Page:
In 2002 the influential and ground-breaking band The Cure
traveled to Berlin
where they preformed three of their albums from beginning to end. Pornography (1982),
and Bloodflowers (2000) show
the band at different stages in their career, yet
all three are powerful and impressive works.
The resulting three-hour concert, aptly titled Trilogy, is as extraordinary
as it sounds. Luckily the group had the
foresight to record the show (actually two shows played on consecutive
high definition, and now Eagle Rock Entertainment has put out this
rock event on a great looking Blu-ray disc with sound that will simply
The three albums that make up this concert have a lot of
similarities, Cure front man Robert Smith has often stressed that, and
them preformed back-to-back really brings that point home.
The show starts out with Pornography,
from the opening chords it's clear that the band isn't going to phone
in their performance. The band was in the
groove and didn't try to
replicate the album note-for-note played the songs with gusto while
retaining the dark atmosphere of the record.
Simon Gallup's bass was deep and tight and Perry Bamonte's
playing was a joy to hear.
If they had just released the Pornography
concert by itself,
I would have been happy with the disc, but as it ended and I realized
were still two more albums to go, I grew excited. Disintegration only raised the bar. The least depressing and most pop influenced
the three albums, the band seems to relax during this set and it's the
highlight of the concert. Smith's voice
was particularly strong during Pictures
of You and hit the from the album, Lovesong,
will have even the most casual fans mesmerized.
The show concludes with Bloodflowers,
a disc that I still
feel is still one of the bands underappreciated works even though it
them a Grammy nomination. I was curious
how the band would handle this material.
They had recently toured to promote the album and had been on
nearly two-hours already. It would have
been natural for them to slow down a bit and just finish the concert in
by-the-numbers fashion but they don't.
This last section is just as stunning as the first two. Bamonte's guitar is just as energetic on the
10+ minute Watching Me Fall,
the highlight of the set, as it was on the first
song of the evening, and Smith's voice was just as intense.
Filmed with 12 HD cameras, the images are lively and manage
to capture the whole band, as well as the audience, to good effect. While there are some songs where the cutting
from shot to shot is a little fast for my tastes, overall I thought the
was very good. The band members all get
time on screen and the camera work was never too static.
This is a great looking rock concert.
The Blu-ray Disc:
I was a little disappointed that this disc didn't come in a
standard Blu-ray keepcase. Instead it is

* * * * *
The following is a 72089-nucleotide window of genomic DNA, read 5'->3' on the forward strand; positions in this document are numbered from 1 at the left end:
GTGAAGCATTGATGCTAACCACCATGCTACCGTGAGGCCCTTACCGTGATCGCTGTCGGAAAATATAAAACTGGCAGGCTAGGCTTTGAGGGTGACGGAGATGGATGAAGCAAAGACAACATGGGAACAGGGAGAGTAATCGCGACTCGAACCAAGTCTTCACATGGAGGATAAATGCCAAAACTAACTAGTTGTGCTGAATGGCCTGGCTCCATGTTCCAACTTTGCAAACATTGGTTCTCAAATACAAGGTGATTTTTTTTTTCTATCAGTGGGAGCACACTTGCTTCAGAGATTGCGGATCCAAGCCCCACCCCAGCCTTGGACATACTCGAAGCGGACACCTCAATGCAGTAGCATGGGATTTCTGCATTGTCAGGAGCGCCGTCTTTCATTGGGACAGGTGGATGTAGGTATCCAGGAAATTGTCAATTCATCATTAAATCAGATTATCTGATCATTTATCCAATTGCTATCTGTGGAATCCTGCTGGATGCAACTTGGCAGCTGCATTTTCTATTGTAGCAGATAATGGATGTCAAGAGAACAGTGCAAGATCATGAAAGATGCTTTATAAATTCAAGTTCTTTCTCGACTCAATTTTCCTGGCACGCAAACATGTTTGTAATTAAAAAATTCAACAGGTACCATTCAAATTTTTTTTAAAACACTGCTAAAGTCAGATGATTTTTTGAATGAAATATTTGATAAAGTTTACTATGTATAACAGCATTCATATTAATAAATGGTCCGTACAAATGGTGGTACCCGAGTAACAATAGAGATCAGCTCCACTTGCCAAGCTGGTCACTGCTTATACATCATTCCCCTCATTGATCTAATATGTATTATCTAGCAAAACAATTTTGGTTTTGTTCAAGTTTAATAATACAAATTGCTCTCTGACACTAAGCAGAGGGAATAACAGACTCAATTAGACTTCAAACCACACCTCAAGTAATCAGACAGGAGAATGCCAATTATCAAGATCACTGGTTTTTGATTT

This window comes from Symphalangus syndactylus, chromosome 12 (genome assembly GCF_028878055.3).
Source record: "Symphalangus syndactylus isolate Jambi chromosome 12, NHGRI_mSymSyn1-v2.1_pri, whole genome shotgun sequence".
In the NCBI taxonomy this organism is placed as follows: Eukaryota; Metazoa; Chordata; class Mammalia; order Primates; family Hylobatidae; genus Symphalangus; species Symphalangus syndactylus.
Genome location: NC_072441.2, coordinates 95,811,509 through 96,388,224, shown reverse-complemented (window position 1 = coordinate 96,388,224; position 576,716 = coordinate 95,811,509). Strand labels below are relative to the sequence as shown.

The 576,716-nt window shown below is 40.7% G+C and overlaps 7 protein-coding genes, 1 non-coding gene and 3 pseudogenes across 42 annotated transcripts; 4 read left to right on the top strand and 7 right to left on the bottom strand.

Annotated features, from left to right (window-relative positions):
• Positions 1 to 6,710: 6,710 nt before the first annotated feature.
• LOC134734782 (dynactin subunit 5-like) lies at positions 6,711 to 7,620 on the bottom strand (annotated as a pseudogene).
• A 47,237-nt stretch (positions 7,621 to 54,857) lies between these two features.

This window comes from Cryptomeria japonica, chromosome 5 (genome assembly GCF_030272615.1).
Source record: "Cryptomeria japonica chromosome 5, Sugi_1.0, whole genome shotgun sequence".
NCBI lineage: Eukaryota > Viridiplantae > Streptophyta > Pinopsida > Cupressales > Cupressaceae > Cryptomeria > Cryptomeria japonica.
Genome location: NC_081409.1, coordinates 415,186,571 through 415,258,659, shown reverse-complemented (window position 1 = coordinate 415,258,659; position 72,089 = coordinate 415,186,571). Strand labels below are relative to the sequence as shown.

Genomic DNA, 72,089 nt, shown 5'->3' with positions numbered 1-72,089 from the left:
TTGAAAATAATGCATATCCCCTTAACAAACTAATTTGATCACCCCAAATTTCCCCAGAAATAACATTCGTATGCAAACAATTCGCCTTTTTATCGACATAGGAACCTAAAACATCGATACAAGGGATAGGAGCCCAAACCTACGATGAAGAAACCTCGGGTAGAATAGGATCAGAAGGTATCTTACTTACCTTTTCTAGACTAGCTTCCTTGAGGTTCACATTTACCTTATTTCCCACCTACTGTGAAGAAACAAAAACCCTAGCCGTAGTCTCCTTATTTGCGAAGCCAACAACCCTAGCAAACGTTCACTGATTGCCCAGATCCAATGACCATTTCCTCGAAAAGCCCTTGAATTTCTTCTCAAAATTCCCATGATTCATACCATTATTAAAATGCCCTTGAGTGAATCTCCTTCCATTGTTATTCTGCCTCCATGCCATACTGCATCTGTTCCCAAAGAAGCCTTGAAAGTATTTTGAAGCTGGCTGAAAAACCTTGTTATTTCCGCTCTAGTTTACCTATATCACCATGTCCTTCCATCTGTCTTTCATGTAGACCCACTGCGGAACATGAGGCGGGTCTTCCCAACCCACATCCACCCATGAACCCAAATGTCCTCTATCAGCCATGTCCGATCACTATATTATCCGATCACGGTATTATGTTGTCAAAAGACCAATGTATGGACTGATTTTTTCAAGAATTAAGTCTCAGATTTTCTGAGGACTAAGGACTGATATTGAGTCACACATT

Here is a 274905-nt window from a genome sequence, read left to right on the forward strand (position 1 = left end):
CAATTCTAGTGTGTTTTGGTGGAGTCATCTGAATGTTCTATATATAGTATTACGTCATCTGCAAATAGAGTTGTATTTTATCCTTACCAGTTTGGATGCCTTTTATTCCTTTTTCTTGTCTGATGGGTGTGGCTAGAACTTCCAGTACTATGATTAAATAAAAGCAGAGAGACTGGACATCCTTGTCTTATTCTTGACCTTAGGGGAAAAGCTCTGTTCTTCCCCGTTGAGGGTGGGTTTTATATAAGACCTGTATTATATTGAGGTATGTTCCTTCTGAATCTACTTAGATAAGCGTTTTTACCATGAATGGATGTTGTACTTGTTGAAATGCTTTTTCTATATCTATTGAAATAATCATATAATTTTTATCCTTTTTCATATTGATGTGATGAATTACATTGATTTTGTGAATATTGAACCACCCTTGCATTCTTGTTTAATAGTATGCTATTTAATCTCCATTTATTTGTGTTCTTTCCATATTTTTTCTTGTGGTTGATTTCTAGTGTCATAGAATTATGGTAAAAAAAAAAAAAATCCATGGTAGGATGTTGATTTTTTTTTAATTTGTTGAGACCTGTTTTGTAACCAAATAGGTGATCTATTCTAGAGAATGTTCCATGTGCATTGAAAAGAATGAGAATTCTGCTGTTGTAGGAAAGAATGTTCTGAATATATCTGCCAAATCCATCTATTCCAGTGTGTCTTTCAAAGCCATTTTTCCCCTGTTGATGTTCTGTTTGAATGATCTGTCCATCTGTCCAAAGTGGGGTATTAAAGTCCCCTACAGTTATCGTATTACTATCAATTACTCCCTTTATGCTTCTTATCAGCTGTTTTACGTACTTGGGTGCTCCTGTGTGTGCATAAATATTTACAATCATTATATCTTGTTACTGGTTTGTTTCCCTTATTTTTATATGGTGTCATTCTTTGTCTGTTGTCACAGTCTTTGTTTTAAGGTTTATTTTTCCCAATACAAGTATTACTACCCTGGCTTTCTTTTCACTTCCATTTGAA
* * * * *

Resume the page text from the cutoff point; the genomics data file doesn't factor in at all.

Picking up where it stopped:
packaged the way they used to sell CD back in the day, with a thin
case that has a plastic disc holder on one side. It's
effective though I wonder how long it
will take before the cover pressboard cover starts to wear.
This concert was filmed in 2002 using HD cameras that had a
1080i resolution and the resulting image looks very good, much better
majority of concert films. Presented
with a 1.78:1 aspect ratio and encoded with the MPEG-4/AVC codex, the
presented with a lot of challenges and overcomes them all for the most
part. Being a live concert the lighting
wasn't optimal for cameras yet the colors are strong and the blacks are
and even in tone. In low light there is
some noise but overall the image is fairly sharp and the level of
very pleasing. I wasn't expecting a lot
image wise from this disc and was pleasantly surprised at the
looking transfer. If only all concert
be filmed and presented with such care.
This concert comes with three audio tracks: DTS-HD
MA 5.1, PCM stereo, and a DD 5.1
mix. I started with the stereo track,
to the DTS audio for a couple of songs and then tried the DD 5.1 track
quickly switching back to the DTS-HD mix for the rest of the concert. While I'm sure the DD 5.1 would have wowed me
a decade ago, compared to the lossless tracks there is no comparison.
The PCM stereo mix sounded great, but in comparison it didn't
have the energy and immersive feeling that the DTS-HD track did. That multichannel mix had it all, with both
the lows and highs being reproduced with crystal clarity and enough
make it feel like you were in the audience.
Smith's vocals were crisp and clear and the bass drum wasn't
indistinct like it can sometimes come across.
Even with the difficulties of
recording a live show, this disc sounds great.
If this was a bare bones release I wouldn't be disappointed,
so the extras that Eagle Rock included are icing on the cake. First off there are a pair of encore songs,
"If Only We Could Sleep Tonight," and "The Kiss". Those
are followed by an interview with the
entire band (in 480p/i.) They talk about
the history of both the group and the Trilogy as well as the setting
concert. The bonus section is wrapped up
with some interview outtakes and alternate camera angles for two songs
Deep Water as You" and "Plainsong."
Casual fans of The Cure might be a bit put off by this
concert at first. This isn't your
typical show where the band plays a selection of their greatest hits. Give it some time however, and even the most
fair weather fans will be won over. Playing
three albums from start to finish is an ambitious project but The Cure
the occasion and creates a very impressive and worthwhile event. A must-own for any fan of the band, this disc
comes highly recommended.
images in this review are not from the Blu-ray disc and do not
represent the image quality on the disc.